Dia de los Muertos (Day of the Dead) originated in Mexico centuries ago and is still widely celebrated today. This holiday is a blend of pre-Hispanic indigenous beliefs and Spanish Catholic beliefs. Many people around the world, even if they are not directly connected to Mexican culture, are drawn to the concept and imagery of Mexico’s Day of the Dead, so the holiday seems to continually gain in popularity as more people learn about it. Here are some interesting facts about Dia de los Muertos:

What is Dia de los Muertos?
Dia de los Muertos is a holiday for remembering and honoring those who have passed. It is a festive, loving ritual, full of joy and rememberance. Assured that the dead would be insulted by mourning or sadness, Dia de los Muertos celebrates the lives of the deceased with food, drink, parties, and activities the dead enjoyed in life.

When is Dia de los Muertos?
The Day of the Dead falls on November 1 and 2 of each year, coinciding with the Catholic holidays All Saints’ Day and All Souls’ Day.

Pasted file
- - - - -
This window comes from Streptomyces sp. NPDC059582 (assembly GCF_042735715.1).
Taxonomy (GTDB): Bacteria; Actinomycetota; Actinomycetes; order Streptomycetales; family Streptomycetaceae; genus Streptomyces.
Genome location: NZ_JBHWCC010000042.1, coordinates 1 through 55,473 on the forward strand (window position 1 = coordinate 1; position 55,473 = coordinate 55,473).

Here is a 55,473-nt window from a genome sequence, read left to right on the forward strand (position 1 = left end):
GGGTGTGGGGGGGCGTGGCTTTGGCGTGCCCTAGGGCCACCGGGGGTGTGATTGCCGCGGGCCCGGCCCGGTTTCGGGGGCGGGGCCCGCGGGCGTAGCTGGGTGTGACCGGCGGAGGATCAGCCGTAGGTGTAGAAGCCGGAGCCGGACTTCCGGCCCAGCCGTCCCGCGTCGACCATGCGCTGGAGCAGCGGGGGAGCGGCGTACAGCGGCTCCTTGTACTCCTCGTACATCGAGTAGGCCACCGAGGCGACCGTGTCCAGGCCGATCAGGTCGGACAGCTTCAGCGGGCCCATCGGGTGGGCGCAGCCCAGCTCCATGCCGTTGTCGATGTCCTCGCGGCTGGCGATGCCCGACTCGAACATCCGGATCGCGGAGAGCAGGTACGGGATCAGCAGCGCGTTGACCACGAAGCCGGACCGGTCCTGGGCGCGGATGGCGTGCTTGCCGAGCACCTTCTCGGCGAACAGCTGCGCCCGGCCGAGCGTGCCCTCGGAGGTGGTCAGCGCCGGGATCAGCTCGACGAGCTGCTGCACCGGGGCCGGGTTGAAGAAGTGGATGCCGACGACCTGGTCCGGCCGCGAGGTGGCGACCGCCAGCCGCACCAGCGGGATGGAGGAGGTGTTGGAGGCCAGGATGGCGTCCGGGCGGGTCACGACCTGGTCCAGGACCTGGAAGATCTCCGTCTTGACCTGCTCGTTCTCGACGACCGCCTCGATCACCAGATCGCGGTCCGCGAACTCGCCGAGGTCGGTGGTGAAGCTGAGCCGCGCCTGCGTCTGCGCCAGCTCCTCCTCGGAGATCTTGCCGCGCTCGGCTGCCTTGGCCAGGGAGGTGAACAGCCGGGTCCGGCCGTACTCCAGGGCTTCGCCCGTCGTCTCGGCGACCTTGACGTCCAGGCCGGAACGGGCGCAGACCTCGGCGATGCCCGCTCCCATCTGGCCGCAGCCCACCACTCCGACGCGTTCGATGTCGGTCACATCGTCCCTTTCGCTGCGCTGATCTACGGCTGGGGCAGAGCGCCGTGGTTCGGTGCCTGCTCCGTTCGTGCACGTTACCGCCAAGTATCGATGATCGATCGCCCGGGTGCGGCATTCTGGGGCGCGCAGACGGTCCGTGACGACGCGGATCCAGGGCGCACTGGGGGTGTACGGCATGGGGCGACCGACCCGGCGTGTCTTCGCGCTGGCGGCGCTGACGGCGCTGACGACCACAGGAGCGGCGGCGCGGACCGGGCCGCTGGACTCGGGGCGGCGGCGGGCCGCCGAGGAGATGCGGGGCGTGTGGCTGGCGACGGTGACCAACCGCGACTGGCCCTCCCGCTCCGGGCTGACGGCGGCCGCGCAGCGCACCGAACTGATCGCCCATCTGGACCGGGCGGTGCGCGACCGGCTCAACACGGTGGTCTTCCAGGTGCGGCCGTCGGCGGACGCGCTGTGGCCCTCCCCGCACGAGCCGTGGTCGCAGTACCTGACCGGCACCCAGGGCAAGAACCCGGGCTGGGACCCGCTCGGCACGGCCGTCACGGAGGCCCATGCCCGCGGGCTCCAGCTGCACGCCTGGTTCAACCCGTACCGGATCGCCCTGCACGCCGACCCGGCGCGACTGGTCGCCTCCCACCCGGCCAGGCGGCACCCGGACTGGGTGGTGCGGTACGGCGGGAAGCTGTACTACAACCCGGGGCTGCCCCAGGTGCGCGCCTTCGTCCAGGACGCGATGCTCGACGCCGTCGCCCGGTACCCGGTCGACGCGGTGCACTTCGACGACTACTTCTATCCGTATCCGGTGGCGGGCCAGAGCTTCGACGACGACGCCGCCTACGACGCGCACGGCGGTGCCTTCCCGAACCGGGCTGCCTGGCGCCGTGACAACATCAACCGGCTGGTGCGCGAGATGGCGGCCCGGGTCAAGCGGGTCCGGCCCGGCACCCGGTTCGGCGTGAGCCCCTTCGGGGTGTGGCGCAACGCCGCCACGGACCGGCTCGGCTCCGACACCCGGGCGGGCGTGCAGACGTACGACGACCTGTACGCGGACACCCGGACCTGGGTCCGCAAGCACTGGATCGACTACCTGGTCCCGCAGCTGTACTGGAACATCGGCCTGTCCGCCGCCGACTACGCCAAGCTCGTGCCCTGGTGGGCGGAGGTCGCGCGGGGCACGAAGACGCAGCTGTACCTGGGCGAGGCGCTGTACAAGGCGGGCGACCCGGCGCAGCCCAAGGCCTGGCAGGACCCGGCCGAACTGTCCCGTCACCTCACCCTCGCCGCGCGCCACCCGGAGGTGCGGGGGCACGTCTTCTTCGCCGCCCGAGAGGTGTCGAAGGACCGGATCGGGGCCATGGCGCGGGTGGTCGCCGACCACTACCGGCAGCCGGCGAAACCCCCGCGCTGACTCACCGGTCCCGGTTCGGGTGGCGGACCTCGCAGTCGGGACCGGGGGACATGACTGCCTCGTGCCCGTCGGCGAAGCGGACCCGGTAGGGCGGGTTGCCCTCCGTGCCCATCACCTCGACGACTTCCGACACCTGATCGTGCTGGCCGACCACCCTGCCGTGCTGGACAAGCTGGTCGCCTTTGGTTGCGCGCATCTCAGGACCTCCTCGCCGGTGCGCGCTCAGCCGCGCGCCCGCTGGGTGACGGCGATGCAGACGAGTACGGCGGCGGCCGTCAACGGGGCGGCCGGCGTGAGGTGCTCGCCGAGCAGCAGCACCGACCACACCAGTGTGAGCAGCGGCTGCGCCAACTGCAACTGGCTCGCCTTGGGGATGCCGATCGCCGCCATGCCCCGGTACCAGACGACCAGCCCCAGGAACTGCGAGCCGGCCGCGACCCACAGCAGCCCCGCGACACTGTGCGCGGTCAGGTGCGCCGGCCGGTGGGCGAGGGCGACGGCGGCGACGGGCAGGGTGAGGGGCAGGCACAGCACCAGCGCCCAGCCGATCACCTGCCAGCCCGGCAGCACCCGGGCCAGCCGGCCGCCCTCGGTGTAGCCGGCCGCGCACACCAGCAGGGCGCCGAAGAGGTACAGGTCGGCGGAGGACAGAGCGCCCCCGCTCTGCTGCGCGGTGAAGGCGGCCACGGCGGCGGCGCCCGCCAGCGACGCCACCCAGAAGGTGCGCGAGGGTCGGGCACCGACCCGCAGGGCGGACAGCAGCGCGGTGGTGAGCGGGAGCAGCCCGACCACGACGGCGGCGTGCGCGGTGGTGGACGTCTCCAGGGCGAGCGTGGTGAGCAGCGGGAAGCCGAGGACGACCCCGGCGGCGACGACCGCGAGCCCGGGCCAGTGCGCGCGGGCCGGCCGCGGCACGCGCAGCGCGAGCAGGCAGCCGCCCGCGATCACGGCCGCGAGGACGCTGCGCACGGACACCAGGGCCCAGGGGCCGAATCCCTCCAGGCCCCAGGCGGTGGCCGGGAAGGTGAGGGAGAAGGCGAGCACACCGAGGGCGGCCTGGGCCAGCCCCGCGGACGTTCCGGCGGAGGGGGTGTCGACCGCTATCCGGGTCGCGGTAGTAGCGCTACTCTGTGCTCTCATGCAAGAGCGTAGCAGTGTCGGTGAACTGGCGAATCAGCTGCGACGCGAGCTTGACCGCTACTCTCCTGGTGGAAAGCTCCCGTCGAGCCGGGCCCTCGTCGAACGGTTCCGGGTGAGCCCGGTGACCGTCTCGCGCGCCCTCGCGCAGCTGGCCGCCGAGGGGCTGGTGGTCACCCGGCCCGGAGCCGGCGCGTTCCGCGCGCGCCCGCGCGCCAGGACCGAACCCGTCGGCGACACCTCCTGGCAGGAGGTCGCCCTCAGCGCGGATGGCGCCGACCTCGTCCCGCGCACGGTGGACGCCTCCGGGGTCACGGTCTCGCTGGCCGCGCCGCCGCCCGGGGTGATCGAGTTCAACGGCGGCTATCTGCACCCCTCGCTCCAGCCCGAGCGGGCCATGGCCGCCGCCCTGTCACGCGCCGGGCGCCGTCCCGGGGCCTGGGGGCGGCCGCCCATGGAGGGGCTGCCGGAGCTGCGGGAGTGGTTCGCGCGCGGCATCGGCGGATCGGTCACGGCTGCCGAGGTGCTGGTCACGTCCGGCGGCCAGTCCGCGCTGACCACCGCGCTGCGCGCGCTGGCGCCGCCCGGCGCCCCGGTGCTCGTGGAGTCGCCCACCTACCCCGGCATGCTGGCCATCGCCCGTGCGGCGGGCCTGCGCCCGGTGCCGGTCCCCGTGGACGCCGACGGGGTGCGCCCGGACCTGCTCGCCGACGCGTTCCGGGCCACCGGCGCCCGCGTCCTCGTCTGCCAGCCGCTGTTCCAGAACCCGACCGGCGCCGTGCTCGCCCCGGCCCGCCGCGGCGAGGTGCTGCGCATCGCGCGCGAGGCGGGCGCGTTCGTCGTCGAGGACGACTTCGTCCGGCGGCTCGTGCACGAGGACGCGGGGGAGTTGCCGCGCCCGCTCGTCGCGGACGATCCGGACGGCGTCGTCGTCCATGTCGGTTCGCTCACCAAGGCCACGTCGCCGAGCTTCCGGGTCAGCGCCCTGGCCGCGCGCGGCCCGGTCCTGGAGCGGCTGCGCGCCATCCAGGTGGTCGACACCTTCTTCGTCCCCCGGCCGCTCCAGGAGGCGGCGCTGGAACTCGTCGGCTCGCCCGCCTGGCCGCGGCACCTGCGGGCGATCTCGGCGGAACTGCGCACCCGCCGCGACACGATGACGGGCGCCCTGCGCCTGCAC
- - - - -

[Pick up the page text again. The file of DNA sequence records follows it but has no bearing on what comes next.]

Although November 2 is the official date for Day of the Dead, it is celebrated between October 31 (All Hallows Eve) and November 2. Traditionally, November 1 is the day for honoring deceased children and November 2 is the day for honoring deceased adults. Usually the preparations (and some festivities) start even earlier than that. So really, the “Day” of the Dead can also be called the “Days” of the Dead because the holiday spans more than one day.

How is Dia de los Muertos celebrated?
The most familiar symbol of Dia de los Muertos may be the calacas and calaveras (skeletons and skulls), which appear everywhere during the holiday: in candied sweets, as parade masks, as dolls. Calacas and calaveras are almost always portrayed as enjoying life, often in fancy clothes and entertaining situations. The most common ways of celebrating include:
● Setting up an altar with offerings
● Cleaning and decorating graves
● Holding all-night graveside vigils
● Telling stories about the deceased
● Having community festivals, parades, and street parties

Dia de los Muertos in Mexico vary from town to town but are truly a celebration of life. The holidays allow the dead to live again and is celebrated as a way of retaining connections with the unseen world.





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